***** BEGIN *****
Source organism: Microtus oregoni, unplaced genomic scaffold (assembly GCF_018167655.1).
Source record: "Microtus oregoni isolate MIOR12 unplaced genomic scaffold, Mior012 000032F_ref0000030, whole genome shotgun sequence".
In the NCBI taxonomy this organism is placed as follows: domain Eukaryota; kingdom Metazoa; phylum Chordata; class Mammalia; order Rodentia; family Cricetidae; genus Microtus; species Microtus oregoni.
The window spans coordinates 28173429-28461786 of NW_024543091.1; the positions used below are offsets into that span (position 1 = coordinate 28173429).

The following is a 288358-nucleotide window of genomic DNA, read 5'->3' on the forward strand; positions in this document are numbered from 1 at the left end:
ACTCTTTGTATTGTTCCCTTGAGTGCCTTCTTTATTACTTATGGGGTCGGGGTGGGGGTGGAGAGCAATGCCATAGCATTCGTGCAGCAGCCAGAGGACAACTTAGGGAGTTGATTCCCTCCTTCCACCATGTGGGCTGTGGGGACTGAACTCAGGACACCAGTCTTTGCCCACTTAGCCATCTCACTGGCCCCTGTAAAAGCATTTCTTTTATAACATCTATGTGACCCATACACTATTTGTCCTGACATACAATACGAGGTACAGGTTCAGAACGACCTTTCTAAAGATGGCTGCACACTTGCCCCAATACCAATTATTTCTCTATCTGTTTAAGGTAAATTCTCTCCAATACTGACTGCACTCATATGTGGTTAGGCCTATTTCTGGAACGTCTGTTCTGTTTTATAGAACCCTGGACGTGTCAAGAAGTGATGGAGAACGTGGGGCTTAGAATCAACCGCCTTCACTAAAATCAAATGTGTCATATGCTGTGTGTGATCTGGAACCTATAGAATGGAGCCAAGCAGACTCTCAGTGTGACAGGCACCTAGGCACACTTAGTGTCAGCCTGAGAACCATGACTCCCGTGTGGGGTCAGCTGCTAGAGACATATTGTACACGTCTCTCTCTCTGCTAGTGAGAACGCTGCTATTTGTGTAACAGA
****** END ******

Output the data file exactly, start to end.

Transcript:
Source organism: Microtus oregoni, unplaced genomic scaffold (assembly GCF_018167655.1).
Source record: "Microtus oregoni isolate MIOR12 unplaced genomic scaffold, Mior012 000032F_ref0000030, whole genome shotgun sequence".
In the NCBI taxonomy this organism is placed as follows: domain Eukaryota; kingdom Metazoa; phylum Chordata; class Mammalia; order Rodentia; family Cricetidae; genus Microtus; species Microtus oregoni.
The window spans coordinates 28173429-28461786 of NW_024543091.1; the positions used below are offsets into that span (position 1 = coordinate 28173429).

The following is a 288358-nucleotide window of genomic DNA, read 5'->3' on the forward strand; positions in this document are numbered from 1 at the left end:
ACTCTTTGTATTGTTCCCTTGAGTGCCTTCTTTATTACTTATGGGGTCGGGGTGGGGGTGGAGAGCAATGCCATAGCATTCGTGCAGCAGCCAGAGGACAACTTAGGGAGTTGATTCCCTCCTTCCACCATGTGGGCTGTGGGGACTGAACTCAGGACACCAGTCTTTGCCCACTTAGCCATCTCACTGGCCCCTGTAAAAGCATTTCTTTTATAACATCTATGTGACCCATACACTATTTGTCCTGACATACAATACGAGGTACAGGTTCAGAACGACCTTTCTAAAGATGGCTGCACACTTGCCCCAATACCAATTATTTCTCTATCTGTTTAAGGTAAATTCTCTCCAATACTGACTGCACTCATATGTGGTTAGGCCTATTTCTGGAACGTCTGTTCTGTTTTATAGAACCCTGGACGTGTCAAGAAGTGATGGAGAACGTGGGGCTTAGAATCAACCGCCTTCACTAAAATCAAATGTGTCATATGCTGTGTGTGATCTGGAACCTATAGAATGGAGCCAAGCAGACTCTCAGTGTGACAGGCACCTAGGCACACTTAGTGTCAGCCTGAGAACCATGACTCCCGTGTGGGGTCAGCTGCTAGAGACATATTGTACACGTCTCTCTCTCTGCTAGTGAGAACGCTGCTATTTGTGTAACAGA